There is a growing body of evidence that the design of purpose-built student accommodation (PBSA) impacts both the student experience and student wellbeing. We also see building design/student experience issues explored in a growing number of industry blog posts. Across the PBSA sector, there are also debates around optimal building size, although these debates are less frequently connected to the student experience. However, Global Student Living (GSL) Index data highlights that there is a link between building size and the student experience and student wellbeing.
When it comes to the overall drivers of satisfaction, there are only slight differences of 1% or 2% between student ratings in different building sizes. For example, students living in large buildings with more than 600 beds rate value for money 2% lower than those living in small buildings (fewer than 300 beds), or mid-sized buildings (300-600 beds).
However, while there are no single big differences, students living in mid-sized buildings with 300-600 beds consistently rank most drivers of satisfaction at higher levels suggesting that this sized building provides a more optimal experience for students overall. Buildings that are mid-sized also seem to have certain advantages when it comes to the more human aspects of the accommodation experience, with students living in mid-sized buildings consistently rating student care and most aspects of management slightly higher.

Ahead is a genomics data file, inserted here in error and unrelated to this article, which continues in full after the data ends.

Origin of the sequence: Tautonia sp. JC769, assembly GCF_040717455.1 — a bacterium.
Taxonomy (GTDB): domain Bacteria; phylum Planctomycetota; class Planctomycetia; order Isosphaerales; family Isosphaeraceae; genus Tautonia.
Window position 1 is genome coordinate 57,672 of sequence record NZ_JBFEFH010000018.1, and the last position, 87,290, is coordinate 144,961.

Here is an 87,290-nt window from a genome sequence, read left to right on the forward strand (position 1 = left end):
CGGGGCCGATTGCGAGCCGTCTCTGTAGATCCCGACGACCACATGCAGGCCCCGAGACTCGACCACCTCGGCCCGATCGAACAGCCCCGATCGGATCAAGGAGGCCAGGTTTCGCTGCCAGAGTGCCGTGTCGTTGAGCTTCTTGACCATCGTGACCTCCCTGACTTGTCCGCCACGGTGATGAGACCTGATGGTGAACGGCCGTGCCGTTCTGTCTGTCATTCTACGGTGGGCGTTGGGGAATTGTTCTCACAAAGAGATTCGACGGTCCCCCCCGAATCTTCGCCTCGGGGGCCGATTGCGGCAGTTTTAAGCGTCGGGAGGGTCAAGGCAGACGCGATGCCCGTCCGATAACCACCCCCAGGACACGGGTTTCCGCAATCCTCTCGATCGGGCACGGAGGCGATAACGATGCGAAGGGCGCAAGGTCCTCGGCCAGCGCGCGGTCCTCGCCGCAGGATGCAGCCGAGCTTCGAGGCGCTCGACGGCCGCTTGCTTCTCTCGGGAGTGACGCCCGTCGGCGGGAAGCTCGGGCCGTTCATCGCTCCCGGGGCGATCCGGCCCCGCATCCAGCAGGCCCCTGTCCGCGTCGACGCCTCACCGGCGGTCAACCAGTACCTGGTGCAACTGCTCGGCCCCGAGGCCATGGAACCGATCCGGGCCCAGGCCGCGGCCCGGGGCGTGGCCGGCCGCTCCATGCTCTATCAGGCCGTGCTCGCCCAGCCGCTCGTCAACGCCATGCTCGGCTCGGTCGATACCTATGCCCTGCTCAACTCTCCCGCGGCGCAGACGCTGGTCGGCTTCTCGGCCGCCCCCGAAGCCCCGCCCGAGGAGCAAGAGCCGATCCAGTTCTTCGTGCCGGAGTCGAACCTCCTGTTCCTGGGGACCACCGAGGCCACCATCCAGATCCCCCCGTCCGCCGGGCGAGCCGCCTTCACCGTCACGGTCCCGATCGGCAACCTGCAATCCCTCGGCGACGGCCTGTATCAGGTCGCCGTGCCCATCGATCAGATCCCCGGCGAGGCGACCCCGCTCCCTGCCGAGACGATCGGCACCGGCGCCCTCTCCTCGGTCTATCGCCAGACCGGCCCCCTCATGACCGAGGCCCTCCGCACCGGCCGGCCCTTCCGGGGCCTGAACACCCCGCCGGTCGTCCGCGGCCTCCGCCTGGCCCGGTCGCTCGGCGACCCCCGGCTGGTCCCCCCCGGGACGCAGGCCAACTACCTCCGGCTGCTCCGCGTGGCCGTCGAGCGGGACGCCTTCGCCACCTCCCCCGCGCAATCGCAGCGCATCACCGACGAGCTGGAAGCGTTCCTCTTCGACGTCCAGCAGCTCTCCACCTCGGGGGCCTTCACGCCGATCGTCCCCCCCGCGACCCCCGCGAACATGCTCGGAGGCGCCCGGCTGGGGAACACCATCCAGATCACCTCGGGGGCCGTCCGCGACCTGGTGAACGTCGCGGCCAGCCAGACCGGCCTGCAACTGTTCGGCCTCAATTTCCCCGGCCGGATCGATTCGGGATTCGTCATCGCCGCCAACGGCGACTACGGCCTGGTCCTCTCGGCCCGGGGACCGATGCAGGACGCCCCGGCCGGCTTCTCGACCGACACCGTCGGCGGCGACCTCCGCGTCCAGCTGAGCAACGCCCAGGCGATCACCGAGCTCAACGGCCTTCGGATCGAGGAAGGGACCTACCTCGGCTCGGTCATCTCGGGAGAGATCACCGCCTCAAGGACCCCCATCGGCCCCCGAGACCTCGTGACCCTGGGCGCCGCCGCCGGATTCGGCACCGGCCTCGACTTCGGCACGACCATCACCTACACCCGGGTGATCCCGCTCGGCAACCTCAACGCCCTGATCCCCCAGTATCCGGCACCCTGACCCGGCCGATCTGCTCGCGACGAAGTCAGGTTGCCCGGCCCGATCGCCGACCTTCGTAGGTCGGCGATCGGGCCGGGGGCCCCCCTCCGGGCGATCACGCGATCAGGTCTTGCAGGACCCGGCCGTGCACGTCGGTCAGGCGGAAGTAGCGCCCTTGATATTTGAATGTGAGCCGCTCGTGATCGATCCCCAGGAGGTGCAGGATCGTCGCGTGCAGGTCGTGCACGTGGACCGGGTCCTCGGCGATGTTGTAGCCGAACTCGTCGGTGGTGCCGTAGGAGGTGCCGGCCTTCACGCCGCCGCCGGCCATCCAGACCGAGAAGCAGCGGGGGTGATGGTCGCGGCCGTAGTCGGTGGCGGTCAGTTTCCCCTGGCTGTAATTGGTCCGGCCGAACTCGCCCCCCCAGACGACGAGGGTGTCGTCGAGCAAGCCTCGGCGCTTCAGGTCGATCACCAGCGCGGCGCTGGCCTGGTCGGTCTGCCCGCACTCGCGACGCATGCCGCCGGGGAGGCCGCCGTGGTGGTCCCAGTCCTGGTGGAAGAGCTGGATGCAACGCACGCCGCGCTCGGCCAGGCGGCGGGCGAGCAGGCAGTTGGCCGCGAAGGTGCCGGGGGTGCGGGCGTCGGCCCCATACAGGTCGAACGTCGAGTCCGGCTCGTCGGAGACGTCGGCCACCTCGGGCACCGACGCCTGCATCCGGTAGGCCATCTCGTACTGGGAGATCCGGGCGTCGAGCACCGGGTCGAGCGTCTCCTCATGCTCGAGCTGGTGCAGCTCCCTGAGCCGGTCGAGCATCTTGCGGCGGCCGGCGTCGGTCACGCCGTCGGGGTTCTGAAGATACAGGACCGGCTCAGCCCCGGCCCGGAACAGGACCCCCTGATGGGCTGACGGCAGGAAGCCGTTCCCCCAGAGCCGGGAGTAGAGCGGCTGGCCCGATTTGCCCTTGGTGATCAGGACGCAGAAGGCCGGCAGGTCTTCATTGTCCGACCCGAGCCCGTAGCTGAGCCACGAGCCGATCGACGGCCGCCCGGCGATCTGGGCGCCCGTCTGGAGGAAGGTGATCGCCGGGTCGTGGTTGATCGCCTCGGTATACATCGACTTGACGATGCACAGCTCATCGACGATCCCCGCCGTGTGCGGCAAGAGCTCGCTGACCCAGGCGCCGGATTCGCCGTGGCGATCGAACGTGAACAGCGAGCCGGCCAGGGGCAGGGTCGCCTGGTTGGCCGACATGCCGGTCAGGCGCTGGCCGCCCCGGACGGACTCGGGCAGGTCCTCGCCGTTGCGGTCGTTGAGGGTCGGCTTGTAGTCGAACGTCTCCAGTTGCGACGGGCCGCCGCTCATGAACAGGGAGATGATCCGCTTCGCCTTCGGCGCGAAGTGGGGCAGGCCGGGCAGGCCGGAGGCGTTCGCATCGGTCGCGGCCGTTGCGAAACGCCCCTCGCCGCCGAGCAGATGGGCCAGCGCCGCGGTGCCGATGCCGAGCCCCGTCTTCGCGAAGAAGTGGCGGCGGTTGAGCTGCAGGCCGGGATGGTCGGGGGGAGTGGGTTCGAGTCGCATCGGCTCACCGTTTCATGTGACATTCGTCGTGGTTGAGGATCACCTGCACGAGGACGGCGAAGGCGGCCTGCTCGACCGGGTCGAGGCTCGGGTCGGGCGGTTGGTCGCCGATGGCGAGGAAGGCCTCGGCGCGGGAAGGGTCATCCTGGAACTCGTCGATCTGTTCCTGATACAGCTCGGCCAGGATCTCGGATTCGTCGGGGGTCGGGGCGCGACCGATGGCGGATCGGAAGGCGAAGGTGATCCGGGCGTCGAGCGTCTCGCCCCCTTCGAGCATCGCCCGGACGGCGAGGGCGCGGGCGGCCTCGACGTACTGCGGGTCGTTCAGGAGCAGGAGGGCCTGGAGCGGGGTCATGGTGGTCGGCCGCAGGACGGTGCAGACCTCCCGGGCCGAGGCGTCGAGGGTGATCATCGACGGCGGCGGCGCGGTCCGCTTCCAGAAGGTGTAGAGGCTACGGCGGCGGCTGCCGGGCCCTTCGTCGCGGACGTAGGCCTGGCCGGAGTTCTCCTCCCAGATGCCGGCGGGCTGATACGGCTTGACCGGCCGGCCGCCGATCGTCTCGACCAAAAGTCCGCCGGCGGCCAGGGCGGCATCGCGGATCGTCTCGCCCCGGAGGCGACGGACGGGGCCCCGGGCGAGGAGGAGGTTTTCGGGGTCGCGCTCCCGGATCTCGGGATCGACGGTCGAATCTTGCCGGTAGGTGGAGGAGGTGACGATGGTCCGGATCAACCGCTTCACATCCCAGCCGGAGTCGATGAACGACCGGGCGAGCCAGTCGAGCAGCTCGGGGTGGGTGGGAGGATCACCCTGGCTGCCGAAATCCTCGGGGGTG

Conversely, students living in larger buildings with more than 600 beds rank overall management worse across every measure, except for social activities, than those in small or mid-sized buildings. Students living in buildings with over 600 beds are more likely (19%) to say that their accommodation has a negative impact on their wellbeing than those in small or mid-sized buildings (15%).
According to GSL Index student ratings, smaller buildings perform slightly worse than larger ones in terms of various social aspects. For instance, students living in buildings with less than 300 beds are less likely to report having formed close friendships, enjoying socializing or feeling a strong sense of community.
While the GSL Index data points towards mid-sized buildings being preferable, the data highlights that there are some cohorts for whom larger buildings offer an advantage. One example is students from Nigeria, who are much more likely to report a strong sense of community in large buildings (64%) than in mid-sized (56%) or small buildings (52%). With fewer Nigerian students studying in the UK than other major international cohorts such as students from India and China, this appears to support the hypothesis that achieving a ‘critical mass’ for international students is important in terms of ensuring that there are ready-made social networks of students from their home country to draw on.